You can apply for a protection order if you or someone you know is at risk of female genital mutilation (FGM). This will help to keep you (or the person you know) safe from another person (the ‘respondent’).
Someone else (eg from a local authority) can also apply for a protection order on your behalf.
You can apply for a protection order even if you (or the person you know) are already a victim of FGM, eg so that the victim can’t be prevented from returning to the UK.
You won’t have to reveal your identity or pay to apply for a protection order.
How to apply
Download and fill in form (FGM001.). You’ll also need to fill in:
- form (FGM006) if you’re applying for someone else
- form (C8) if you don’t want your address, or the address of the person you’re applying for, to be shared with the respondent
Post or take your completed forms to the court you’re applying to. Read the guidance for a list of courts you can use.
Going to the hearing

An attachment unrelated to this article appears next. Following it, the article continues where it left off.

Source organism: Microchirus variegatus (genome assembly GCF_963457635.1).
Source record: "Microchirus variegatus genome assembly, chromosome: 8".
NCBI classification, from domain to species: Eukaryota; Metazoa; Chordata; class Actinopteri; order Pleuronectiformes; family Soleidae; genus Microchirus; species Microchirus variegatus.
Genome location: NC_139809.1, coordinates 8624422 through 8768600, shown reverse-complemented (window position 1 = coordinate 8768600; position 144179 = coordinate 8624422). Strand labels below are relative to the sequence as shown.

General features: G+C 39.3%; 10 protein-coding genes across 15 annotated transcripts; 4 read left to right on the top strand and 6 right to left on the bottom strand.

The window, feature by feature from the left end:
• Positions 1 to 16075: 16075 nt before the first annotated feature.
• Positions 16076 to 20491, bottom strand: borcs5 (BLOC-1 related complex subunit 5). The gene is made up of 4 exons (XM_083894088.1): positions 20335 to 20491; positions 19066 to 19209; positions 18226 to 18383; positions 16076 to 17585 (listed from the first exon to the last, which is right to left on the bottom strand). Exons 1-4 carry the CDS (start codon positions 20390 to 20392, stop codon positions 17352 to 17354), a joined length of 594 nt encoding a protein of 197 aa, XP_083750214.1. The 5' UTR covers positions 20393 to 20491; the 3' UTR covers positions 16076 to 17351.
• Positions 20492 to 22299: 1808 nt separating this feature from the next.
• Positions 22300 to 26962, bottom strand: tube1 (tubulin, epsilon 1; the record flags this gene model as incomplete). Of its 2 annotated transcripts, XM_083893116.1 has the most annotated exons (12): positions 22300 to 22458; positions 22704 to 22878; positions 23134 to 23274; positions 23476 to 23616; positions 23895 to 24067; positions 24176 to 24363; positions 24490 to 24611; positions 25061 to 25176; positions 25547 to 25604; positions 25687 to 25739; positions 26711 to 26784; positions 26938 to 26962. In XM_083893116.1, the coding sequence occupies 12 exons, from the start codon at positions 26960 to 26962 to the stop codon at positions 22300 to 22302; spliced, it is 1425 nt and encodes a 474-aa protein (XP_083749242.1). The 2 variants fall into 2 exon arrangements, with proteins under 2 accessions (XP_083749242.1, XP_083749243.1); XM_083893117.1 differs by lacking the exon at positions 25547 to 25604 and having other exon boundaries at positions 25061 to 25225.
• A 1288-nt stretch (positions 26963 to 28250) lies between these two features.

You’ll be asked to go to a hearing. The court will tell you when and where it will happen. It will be held in private.
You might need to give evidence at the hearing. The court can make special arrangements if you’re worried about seeing the respondent there. Read the guidance to find out how to request this.
If the judge agrees you need a protection order, they’ll decide whether to give you a permanent or temporary order. They might ask you to provide more information before they make a decision.
What happens next
You’ll need to give (‘serve’) the protection order to the police, and to anyone else named in the order. You can give it to them yourself or the court can do it for you.
If someone breaks your protection order
You can contact the police or apply to get the respondent arrested if they don’t follow the restrictions set out in your protection order.
Changing your protection order
You can apply to extend, change (‘vary’) or cancel (‘discharge’) your order at any time.
You can also apply to add or remove people from your order. You can add someone if you believe they’re also at risk of FGM, or remove them if they’re no longer at risk.